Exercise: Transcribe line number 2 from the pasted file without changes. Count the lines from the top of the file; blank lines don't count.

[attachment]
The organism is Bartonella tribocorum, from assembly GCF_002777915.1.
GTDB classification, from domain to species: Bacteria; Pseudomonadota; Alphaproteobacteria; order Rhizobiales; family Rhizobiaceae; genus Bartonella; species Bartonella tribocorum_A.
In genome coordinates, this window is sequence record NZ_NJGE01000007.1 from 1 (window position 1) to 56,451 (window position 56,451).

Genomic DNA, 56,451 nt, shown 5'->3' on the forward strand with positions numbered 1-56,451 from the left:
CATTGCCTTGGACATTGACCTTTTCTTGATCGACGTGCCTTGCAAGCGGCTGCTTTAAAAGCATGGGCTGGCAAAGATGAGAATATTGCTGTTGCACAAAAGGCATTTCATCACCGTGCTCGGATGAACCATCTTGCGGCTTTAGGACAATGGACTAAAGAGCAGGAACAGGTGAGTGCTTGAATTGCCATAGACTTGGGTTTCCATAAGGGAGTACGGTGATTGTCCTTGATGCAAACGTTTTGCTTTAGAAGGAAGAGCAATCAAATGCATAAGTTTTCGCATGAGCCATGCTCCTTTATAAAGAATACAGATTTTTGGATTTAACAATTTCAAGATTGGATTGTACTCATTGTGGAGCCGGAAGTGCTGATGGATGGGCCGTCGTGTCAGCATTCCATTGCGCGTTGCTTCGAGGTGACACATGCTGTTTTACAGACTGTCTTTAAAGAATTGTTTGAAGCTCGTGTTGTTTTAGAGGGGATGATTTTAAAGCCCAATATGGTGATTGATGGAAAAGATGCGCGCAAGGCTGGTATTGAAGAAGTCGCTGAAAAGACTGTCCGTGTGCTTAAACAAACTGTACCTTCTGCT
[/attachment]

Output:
GTDB classification, from domain to species: Bacteria; Pseudomonadota; Alphaproteobacteria; order Rhizobiales; family Rhizobiaceae; genus Bartonella; species Bartonella tribocorum_A.